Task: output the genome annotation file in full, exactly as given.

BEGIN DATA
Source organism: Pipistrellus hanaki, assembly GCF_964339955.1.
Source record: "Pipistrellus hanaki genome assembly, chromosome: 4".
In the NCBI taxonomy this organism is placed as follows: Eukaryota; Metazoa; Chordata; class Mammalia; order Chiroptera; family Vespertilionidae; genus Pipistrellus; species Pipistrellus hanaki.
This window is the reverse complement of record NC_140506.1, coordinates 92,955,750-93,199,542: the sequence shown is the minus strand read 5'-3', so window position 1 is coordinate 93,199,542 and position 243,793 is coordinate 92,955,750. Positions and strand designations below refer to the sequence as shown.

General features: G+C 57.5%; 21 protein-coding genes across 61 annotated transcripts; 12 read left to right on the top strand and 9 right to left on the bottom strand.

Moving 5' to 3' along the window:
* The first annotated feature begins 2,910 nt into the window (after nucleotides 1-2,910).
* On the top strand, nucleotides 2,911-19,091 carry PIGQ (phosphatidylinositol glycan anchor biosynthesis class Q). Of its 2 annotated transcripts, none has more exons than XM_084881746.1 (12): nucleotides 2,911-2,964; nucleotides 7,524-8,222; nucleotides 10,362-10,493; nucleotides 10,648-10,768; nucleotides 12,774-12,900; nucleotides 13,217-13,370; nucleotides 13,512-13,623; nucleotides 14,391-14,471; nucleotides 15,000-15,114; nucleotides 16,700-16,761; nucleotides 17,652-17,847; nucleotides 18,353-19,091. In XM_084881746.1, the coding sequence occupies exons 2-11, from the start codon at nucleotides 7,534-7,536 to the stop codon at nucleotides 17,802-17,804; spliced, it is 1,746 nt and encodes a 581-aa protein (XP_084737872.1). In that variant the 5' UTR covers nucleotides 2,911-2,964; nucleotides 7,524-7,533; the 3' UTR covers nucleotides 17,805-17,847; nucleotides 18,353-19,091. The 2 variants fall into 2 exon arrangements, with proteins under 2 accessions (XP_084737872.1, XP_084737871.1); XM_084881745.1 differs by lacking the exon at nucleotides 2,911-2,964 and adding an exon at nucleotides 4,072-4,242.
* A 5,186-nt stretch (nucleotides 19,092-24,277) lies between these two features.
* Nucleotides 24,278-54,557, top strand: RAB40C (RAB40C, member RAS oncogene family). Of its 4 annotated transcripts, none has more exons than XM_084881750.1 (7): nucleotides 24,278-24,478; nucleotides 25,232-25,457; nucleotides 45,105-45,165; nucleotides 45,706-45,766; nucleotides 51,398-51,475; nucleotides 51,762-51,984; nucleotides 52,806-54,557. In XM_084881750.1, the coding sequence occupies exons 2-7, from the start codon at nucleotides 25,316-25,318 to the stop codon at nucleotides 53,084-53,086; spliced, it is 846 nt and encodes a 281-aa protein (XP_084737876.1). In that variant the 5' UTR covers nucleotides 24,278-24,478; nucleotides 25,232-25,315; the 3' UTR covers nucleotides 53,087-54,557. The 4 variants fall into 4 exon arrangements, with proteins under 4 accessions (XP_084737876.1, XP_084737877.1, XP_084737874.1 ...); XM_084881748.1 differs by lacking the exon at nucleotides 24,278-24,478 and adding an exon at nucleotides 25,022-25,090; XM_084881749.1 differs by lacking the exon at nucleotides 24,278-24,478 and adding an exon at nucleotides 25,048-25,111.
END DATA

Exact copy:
Source organism: Pipistrellus hanaki, assembly GCF_964339955.1.
Source record: "Pipistrellus hanaki genome assembly, chromosome: 4".
In the NCBI taxonomy this organism is placed as follows: Eukaryota; Metazoa; Chordata; class Mammalia; order Chiroptera; family Vespertilionidae; genus Pipistrellus; species Pipistrellus hanaki.
This window is the reverse complement of record NC_140506.1, coordinates 92,955,750-93,199,542: the sequence shown is the minus strand read 5'-3', so window position 1 is coordinate 93,199,542 and position 243,793 is coordinate 92,955,750. Positions and strand designations below refer to the sequence as shown.

General features: G+C 57.5%; 21 protein-coding genes across 61 annotated transcripts; 12 read left to right on the top strand and 9 right to left on the bottom strand.

Moving 5' to 3' along the window:
* The first annotated feature begins 2,910 nt into the window (after nucleotides 1-2,910).
* On the top strand, nucleotides 2,911-19,091 carry PIGQ (phosphatidylinositol glycan anchor biosynthesis class Q). Of its 2 annotated transcripts, none has more exons than XM_084881746.1 (12): nucleotides 2,911-2,964; nucleotides 7,524-8,222; nucleotides 10,362-10,493; nucleotides 10,648-10,768; nucleotides 12,774-12,900; nucleotides 13,217-13,370; nucleotides 13,512-13,623; nucleotides 14,391-14,471; nucleotides 15,000-15,114; nucleotides 16,700-16,761; nucleotides 17,652-17,847; nucleotides 18,353-19,091. In XM_084881746.1, the coding sequence occupies exons 2-11, from the start codon at nucleotides 7,534-7,536 to the stop codon at nucleotides 17,802-17,804; spliced, it is 1,746 nt and encodes a 581-aa protein (XP_084737872.1). In that variant the 5' UTR covers nucleotides 2,911-2,964; nucleotides 7,524-7,533; the 3' UTR covers nucleotides 17,805-17,847; nucleotides 18,353-19,091. The 2 variants fall into 2 exon arrangements, with proteins under 2 accessions (XP_084737872.1, XP_084737871.1); XM_084881745.1 differs by lacking the exon at nucleotides 2,911-2,964 and adding an exon at nucleotides 4,072-4,242.
* A 5,186-nt stretch (nucleotides 19,092-24,277) lies between these two features.
* Nucleotides 24,278-54,557, top strand: RAB40C (RAB40C, member RAS oncogene family). Of its 4 annotated transcripts, none has more exons than XM_084881750.1 (7): nucleotides 24,278-24,478; nucleotides 25,232-25,457; nucleotides 45,105-45,165; nucleotides 45,706-45,766; nucleotides 51,398-51,475; nucleotides 51,762-51,984; nucleotides 52,806-54,557. In XM_084881750.1, the coding sequence occupies exons 2-7, from the start codon at nucleotides 25,316-25,318 to the stop codon at nucleotides 53,084-53,086; spliced, it is 846 nt and encodes a 281-aa protein (XP_084737876.1). In that variant the 5' UTR covers nucleotides 24,278-24,478; nucleotides 25,232-25,315; the 3' UTR covers nucleotides 53,087-54,557. The 4 variants fall into 4 exon arrangements, with proteins under 4 accessions (XP_084737876.1, XP_084737877.1, XP_084737874.1 ...); XM_084881748.1 differs by lacking the exon at nucleotides 24,278-24,478 and adding an exon at nucleotides 25,022-25,090; XM_084881749.1 differs by lacking the exon at nucleotides 24,278-24,478 and adding an exon at nucleotides 25,048-25,111.